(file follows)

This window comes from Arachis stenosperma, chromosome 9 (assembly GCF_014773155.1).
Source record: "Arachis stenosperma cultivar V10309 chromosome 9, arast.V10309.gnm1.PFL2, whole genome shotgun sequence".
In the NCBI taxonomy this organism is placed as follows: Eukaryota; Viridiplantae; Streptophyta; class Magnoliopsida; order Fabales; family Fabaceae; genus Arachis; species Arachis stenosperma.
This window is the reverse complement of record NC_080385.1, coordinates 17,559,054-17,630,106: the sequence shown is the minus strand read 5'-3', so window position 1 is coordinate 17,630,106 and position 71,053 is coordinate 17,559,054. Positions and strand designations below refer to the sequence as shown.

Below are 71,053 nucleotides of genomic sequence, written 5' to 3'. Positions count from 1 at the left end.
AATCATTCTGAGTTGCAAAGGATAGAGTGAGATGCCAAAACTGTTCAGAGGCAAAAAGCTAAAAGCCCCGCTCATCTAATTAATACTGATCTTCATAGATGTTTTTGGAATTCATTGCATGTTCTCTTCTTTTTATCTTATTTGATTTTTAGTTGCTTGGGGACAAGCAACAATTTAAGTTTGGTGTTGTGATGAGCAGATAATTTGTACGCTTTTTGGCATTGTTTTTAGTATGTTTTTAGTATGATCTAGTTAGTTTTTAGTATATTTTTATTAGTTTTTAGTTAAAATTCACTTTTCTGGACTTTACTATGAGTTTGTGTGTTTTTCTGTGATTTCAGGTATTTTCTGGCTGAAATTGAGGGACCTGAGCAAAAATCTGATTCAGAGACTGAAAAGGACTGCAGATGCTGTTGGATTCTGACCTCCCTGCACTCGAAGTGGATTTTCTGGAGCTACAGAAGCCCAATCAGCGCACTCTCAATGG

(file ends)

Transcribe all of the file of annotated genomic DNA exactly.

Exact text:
This window comes from Arachis stenosperma, chromosome 9 (assembly GCF_014773155.1).
Source record: "Arachis stenosperma cultivar V10309 chromosome 9, arast.V10309.gnm1.PFL2, whole genome shotgun sequence".
In the NCBI taxonomy this organism is placed as follows: Eukaryota; Viridiplantae; Streptophyta; class Magnoliopsida; order Fabales; family Fabaceae; genus Arachis; species Arachis stenosperma.
This window is the reverse complement of record NC_080385.1, coordinates 17,559,054-17,630,106: the sequence shown is the minus strand read 5'-3', so window position 1 is coordinate 17,630,106 and position 71,053 is coordinate 17,559,054. Positions and strand designations below refer to the sequence as shown.

Below are 71,053 nucleotides of genomic sequence, written 5' to 3'. Positions count from 1 at the left end.
AATCATTCTGAGTTGCAAAGGATAGAGTGAGATGCCAAAACTGTTCAGAGGCAAAAAGCTAAAAGCCCCGCTCATCTAATTAATACTGATCTTCATAGATGTTTTTGGAATTCATTGCATGTTCTCTTCTTTTTATCTTATTTGATTTTTAGTTGCTTGGGGACAAGCAACAATTTAAGTTTGGTGTTGTGATGAGCAGATAATTTGTACGCTTTTTGGCATTGTTTTTAGTATGTTTTTAGTATGATCTAGTTAGTTTTTAGTATATTTTTATTAGTTTTTAGTTAAAATTCACTTTTCTGGACTTTACTATGAGTTTGTGTGTTTTTCTGTGATTTCAGGTATTTTCTGGCTGAAATTGAGGGACCTGAGCAAAAATCTGATTCAGAGACTGAAAAGGACTGCAGATGCTGTTGGATTCTGACCTCCCTGCACTCGAAGTGGATTTTCTGGAGCTACAGAAGCCCAATCAGCGCACTCTCAATGG